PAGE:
the East saw homesteading as a threat
to their businesses and property values. Some business owners feared they
would lose their low-paid employees if
those employees were offered an opportunity to resettle elsewhere—with land
of their own. Some feared that if everyone owned land, the value of their own
property would decrease, and many
people who lived in the South saw the
Homestead Movement as an anti-slavery
proposition. It was not until 1862, one
year after the beginning of the U.S. Civil
War, that President Abraham Lincoln
signed the Homestead Act.
Each month, Little
House Legacy will
take a look at . . . a
different aspect of
Laura and Almanzo
This Act allowed anyone over age 21
who was the head of a family, as well as a
U.S. citizen (or a person who intended to
160 acres of land. The only conditions for
ownership were that he live on it for five
years and improve it.
A few months shy of the fifth anniversary of the signing of the Homestead Act,
Laura Ingalls was born, and a few years
later, Charles “Pa” Ingalls would set out
on the journey that Laura would record
many decades later in her classic children’s
books. What was it that made the Ingalls
family leave their snug, comfortable little
house in the big woods and set out for an
unknown land—and Indian country?
Why did they leave the comfortable and
move to the uncomfortable and unpredictable? I believe one of the reasons was
that they felt God was calling them to do
so. God Himself had planted in Charles
the desire to move, to face the unknown,
and to explore an unsettled land.
In many ways, isn’t that the same call
given to each of us? It’s the call that God
gave Abraham—to move to an unknown
land, the call he gave Moses—to lead
his people to the Promised Land, and
the call he gave to a group of frightened
apostles—whom He instructed to call the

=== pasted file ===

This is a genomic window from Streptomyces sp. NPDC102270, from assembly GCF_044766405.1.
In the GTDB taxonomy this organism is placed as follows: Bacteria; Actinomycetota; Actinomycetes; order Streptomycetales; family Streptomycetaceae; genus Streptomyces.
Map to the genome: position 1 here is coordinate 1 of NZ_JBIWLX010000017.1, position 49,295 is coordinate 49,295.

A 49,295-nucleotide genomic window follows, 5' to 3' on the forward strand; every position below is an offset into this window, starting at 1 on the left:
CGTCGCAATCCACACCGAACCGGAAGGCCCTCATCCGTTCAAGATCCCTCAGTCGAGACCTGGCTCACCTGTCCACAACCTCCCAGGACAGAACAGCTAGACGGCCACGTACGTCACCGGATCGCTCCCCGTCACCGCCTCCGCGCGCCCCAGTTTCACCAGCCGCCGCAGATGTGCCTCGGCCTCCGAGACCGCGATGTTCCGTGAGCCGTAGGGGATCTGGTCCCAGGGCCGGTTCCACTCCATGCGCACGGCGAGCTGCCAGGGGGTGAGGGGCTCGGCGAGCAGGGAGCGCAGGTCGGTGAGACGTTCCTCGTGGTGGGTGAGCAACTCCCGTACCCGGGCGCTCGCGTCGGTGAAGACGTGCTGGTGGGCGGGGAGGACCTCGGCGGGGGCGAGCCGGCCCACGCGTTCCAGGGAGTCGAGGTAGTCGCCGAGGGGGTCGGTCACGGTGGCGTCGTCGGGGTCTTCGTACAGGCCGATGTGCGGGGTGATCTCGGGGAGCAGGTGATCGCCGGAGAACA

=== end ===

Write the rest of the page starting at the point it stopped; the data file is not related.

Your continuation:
world to Himself.
Life Before Laura
By Dean Butler
Being a part of the Little House on the Prairie family for more than thirty years
has afforded me an extraordinary opportunity to connect with
people and American history in
a way that would not have been
possible otherwise. When I took
the role of Almanzo Wilder back
stepping into not only an iconic
television drama but also playing a beloved character from
literature who would eventually
marry Laura Ingalls, as played
so memorably by my friend and
castmate, Melissa Gilbert.
I am grateful beyond words that
my association with Little House
has continued long after production of the series ended. I love the
intimate, accessible way the Little
House books and our series tell
the pioneering story of the Ingalls family. Laura’s stories gently echo the experiences of literally millions of settlers who embraced Fredrick Jackson Turner’s treatise that western expansion was fundamental to the American spirit. While Turner focused on the rugged spirit of American men, Laura Ingalls Wilder broadened
her readers’ perceptions to include the vital role played by women and children in
the settling of the frontier.
Eighty years after the publication of Little House in the Big Woods, Laura’s
books remind us of the sturdy stock from which we come and inspire our belief
that like Laura and her family, we can survive and flourish with grace and dignity no matter how insurmountable the challenges in our lives may appear—if
we are willing to try.
Because the Little House television series continues to be enjoyed all over the
world, I will likely always be thought of as Almanzo Wilder. This is truly one of
the great blessings of my life. If I’m lucky, readers might even see my face and
hear my voice as they read about Laura and Almanzo in the Little House books.
This very personal connection to Laura’s beautiful stories affords me a unique
platform from which to contribute positively to Laura’s ongoing legacy. The production of Almanzo Wilder: Life Before Laura is a meaningful step along that path.
I loved making the show at the Wilder Homestead in Malone, New York, and I
hope homeschooling families will embrace it as part of their home curriculum for
many years to come.
Dean Butler is an actor, writer, director, and producer, but he is best known to Laura
Ingalls Wilder fans all over the world for his portrayal of Almanzo Wilder on the
long-running family drama, Little House on the Prairie. The series, which ran for
ten seasons (1974–1983), is among the most beloved family dramas in the history